management responsibilities. 6

Our January 2019 report includes further details on the scope and
methodology of our work.

We conducted the work on which this statement is based in accordance
with generally accepted government auditing standards. Those standards
require that we plan and perform the audit to obtain sufficient, appropriate
evidence to provide a reasonable basis for our findings and conclusions
based on our audit objectives. We believe that the evidence obtained



4
 GAO-19-122 and GAO, Homeland Security: Critical Design and Implementation Issues,
GAO-02-957T (Washington D.C.: July 17, 2002).
5
  GAO-02-957T identified criteria topics that include four overall purpose and structure
questions, and seven organizational and accountability questions. We selected the most
relevant questions to develop criteria for FPS’s organizational placement. The eight
selected agencies are the Department of Homeland Security (DHS); U.S. Customs and
Border Protection; U.S. Immigration and Customs Enforcement (ICE); National Protection
and Programs Directorate (NPPD); United States Secret Service; General Services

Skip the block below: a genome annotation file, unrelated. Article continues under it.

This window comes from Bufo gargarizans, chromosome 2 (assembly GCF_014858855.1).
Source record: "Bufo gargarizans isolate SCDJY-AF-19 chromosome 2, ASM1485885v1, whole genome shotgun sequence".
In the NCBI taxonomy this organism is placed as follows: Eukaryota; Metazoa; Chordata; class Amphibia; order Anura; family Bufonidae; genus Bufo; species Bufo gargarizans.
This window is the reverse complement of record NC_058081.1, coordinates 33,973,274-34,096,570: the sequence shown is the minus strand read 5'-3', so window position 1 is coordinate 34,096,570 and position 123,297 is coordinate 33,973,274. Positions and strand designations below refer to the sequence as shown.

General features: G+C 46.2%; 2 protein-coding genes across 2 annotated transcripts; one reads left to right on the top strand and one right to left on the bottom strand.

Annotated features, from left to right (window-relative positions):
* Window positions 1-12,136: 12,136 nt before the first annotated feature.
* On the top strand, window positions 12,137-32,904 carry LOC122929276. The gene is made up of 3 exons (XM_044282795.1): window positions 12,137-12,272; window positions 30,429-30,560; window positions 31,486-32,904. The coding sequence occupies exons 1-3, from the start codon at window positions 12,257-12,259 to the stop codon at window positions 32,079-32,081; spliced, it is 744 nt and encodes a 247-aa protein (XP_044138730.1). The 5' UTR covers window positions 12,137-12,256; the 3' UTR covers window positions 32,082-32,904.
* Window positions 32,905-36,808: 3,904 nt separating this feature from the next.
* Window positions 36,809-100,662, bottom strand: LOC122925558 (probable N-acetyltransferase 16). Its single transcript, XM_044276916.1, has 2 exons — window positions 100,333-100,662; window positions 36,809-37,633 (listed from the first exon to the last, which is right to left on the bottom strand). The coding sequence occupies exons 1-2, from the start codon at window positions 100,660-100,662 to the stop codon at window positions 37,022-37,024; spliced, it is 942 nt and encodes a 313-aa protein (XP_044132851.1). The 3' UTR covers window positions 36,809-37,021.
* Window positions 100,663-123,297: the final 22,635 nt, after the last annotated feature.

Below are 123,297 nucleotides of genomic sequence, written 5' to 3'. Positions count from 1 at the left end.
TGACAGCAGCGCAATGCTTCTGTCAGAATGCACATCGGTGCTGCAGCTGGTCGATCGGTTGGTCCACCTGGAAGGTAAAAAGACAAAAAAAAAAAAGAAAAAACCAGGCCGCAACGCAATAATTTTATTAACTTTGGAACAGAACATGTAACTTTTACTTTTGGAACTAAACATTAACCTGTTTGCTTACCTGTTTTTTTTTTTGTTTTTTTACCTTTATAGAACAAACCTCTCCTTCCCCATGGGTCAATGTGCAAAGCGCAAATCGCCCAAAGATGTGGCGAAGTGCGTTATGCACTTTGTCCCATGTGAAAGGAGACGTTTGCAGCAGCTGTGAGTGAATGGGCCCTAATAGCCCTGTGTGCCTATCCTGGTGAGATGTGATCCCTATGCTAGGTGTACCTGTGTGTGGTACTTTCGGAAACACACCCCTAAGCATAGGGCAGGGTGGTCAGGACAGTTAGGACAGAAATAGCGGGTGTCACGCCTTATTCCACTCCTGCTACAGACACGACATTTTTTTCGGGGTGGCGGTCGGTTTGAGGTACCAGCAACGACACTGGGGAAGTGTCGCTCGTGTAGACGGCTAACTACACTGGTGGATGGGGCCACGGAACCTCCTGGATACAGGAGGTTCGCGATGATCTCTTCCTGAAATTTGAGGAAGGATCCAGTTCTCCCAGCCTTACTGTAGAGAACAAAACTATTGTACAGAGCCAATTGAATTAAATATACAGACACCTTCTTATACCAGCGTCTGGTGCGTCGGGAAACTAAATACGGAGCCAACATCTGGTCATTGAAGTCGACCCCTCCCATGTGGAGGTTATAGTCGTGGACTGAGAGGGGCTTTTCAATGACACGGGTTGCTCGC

Administration (GSA); Department of Justice (Justice); and the U.S. Marshals Service
(Marshals). We assumed that FPS would be a standalone entity in DHS, GSA, or Justice.
At the end of GAO’s review, in November 2018, NPPD was renamed the Cybersecurity
and Infrastructure Security Agency (CISA). In its January report, GAO referred to this
agency as NPPD.
6
 GAO, Standards for Internal Control in the Federal Government, GAO-14-704G
(Washington, D. C.: Sept. 10, 2014).




Page 2                                                                      GAO-19-605T
             provides a reasonable basis for our findings and conclusions based on
             our audit objectives. 7


             While the core mission of protecting federal facilities has remained
Background   constant as FPS has moved from one agency to another, its
             responsibilities have changed. In the 1970s, GSA created FPS as part of
             its Public Buildings Service (PBS). While in GSA’s PBS, FPS was
             responsible for protecting GSA’s held or leased facilities, providing both
             physical security and law enforcement services. To protect buildings, FPS